Working the press in the basement of Penn’s historic Fisher Fine Arts Library this summer, artist-in-residence Katie Baldwin cranked the cylinder back and forth to roll one piece of paper after another over a blue-inked printing plate depicting her illustration of a tree, creating pages she will use to complete a handmade book for the Penn Libraries.
Baldwin is the inaugural Book Artist-in-Residence at Penn’s Common Press, in partnership with the Philadelphia Center for the Book. The residency’s goal is to invite an artist to create a book inspired by a work in the Libraries and print it at the Common Press.
A printmaker and book artist who is an associate professor at the University of Alabama in Huntsville, Baldwin was chosen for both the strength of her work and the ties between her creative practice and the Libraries’ landscape architecture collection, says Mary Tasillo, Common Press director.
“It creates a conversation between the kind of active creative work that happens at the Common Press and the Libraries collection, and it is a bonus that we also get to add to our collection of artist-made books,” Tasillo says. “There’s an interest in thinking about how artists use the library for research.”
Baldwin says that she had not previously made something in response to a collection. “I was curious about the experience of that creative research,” she says.
The book she chose for her inspiration is in the Fisher Fine Arts Library’s Rare & Special Collections: the “Complete Gardener: Directions for cultivating and right ordering of fruit-gardens, and kitchen gardens,” an English translation of a book written in French by Jean de La Quintinie and printed in London in 1699.
“All of these images are based off diagrams of tree pruning instructions from that book,” Baldwin says about her illustrations. “It was one of the things that the book was really famous for, communicating new information about how to prune fruit trees.”
She started her research at Penn in the fall of 2019, expecting a summer 2020 residency, but the pandemic postponed the project. She found the inspiration book by browsing the Fisher Fine Arts Library collection and then spent months creating the handmade drawings and writing the text, which she then had translated into photopolymer printing plates.
Baldwin did much of the printing at the Common Press in July and will do the binding in Alabama this fall. She says she expects to complete the book by the end of the calendar year. Tasillo is posting photos of the continued process on the Common Press Instagram account, and Baldwin plans to return to Penn in the spring for an artist’s talk.
The book will be about 5 inches by 7 inches, the same size as the inspiration book from 1699, she says, with 24 pages in four chapters. She will make 20 copies, several of which will become part of the Penn Libraries collection.
Some Penn classes focus on artist publications and work on projects at the Common Press, Tasillo says. “My hope would be that we build examples of more complex projects that are printed here to give the students a sense of what is possible in the studio,” she says.
Baldwin’s students also will learn about her experience at Penn through the book. “I always show my undergraduate students what I made in the summer,” she says. “It is a way for them to also get exposure about things outside of Huntsville.”
A section of the book will include Baldwin’s drawings of trees in the winter, the trunks thick, the branches leafless. The 24 versions of the trees, each a slightly different shape, are each printed in a different color, varying shades of blues, reds, yellows, greens, and browns. The tissue-thin handmade paper allows the trees to show through.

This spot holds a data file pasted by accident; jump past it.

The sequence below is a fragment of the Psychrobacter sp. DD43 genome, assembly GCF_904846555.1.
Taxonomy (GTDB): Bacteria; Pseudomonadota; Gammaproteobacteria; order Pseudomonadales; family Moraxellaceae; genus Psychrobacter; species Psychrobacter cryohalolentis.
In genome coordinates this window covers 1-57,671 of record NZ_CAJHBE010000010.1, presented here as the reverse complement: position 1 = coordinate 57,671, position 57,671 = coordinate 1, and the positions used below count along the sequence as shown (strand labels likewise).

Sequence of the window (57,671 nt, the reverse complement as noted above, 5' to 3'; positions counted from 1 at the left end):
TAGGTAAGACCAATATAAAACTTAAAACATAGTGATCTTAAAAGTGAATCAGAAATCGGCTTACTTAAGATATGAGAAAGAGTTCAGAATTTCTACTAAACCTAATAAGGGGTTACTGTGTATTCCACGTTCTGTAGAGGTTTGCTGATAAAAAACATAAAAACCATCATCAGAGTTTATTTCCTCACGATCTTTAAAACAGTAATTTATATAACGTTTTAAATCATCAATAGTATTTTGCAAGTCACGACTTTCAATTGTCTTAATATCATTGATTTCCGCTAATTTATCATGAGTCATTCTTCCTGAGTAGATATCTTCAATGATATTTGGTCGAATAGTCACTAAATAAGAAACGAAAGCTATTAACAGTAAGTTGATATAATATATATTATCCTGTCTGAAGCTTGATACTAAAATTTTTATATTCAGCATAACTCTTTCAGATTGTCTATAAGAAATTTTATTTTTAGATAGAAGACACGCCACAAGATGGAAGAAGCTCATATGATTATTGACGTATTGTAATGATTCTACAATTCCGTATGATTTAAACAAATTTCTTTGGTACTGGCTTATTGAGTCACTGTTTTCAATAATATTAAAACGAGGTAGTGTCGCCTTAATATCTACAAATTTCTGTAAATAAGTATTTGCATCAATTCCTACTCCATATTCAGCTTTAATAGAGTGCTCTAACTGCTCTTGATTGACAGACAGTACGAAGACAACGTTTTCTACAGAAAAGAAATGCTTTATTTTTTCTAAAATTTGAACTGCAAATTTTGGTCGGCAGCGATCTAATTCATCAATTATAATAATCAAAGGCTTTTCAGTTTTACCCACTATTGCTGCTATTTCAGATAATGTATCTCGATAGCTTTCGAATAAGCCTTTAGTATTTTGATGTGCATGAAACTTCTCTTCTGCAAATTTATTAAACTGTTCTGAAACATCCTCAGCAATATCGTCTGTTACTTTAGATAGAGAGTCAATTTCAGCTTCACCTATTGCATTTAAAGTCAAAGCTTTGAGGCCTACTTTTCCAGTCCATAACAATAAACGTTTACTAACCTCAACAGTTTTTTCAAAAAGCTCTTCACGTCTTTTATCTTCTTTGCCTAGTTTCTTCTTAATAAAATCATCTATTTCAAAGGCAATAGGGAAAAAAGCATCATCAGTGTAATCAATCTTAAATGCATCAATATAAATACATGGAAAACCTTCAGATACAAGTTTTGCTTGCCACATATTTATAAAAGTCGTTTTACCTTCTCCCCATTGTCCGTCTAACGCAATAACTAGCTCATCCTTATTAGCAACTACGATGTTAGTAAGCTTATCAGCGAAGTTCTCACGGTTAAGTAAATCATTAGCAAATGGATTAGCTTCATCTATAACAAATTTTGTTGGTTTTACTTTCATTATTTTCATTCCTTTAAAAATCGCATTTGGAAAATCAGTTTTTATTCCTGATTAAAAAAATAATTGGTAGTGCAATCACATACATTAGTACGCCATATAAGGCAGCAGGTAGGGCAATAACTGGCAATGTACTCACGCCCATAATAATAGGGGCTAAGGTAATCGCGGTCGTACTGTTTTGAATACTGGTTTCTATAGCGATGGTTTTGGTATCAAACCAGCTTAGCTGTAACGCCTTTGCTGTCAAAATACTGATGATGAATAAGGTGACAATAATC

“There will be a lot of layering and transparency as you turn the pages,” Baldwin says as she used a spatula to add more blue pigment to the cylinder on the press. “I’m kind of looking for when they layer on top of each other, the way that colors visually interact. So, where you see a yellow on top of the blue where they overlap, it’ll be a green.”
Baldwin has many ties to Philadelphia, having received her master’s of fine arts degree from the University of the Arts and taught there, as well as at Temple University’s Tyler School of Art and the Moore College of Art and Design. She has been an artist-in-residence at several universities, and her artwork is in several collections, including Penn’s.
Tasillo has been assisting throughout the printing process this summer, along with Erica Honson, an intern with the Common Press who is a recent graduate of the book arts program at the University of the Arts. Edwin Deegan of the Fisher Fine Arts Library staff assisted in the research.
Baldwin also worked with Micah Danges, manager of the Weitzman School of Design’s Digital Projects Lab, to inkjet-print digital images of landscape drawings that will be interleaved with the letterpress printed trees throughout the book. “Because the imagery for the ink pages was originally a drawing, the best way to reproduce those images was to scan them and print them on an inkjet printer onto handmade paper. This way I would have multiple copies of the drawing imagery for the edition of 20 artist books,” Baldwin says.
“The book that I’m responding to is very old. But at the time it was talking about ideas that were very progressive and cutting edge and experimental,” she says. “I liked the idea of using different mediums from different periods for this book.”
Rolling the sheets of paper through the press, Baldwin took them off, the blue ink wet, and carefully handed them to Honson and Tasillo, who then placed them on a drying rack. Already-dry pages, alternating by color, were stacked on a nearby table. Next, they started cleaning the press to get ready for the next color, magenta.
“The book gets made in a series of small steps,” Baldwin says. “You just do the step until it’s done and right, and then move on to the next step.”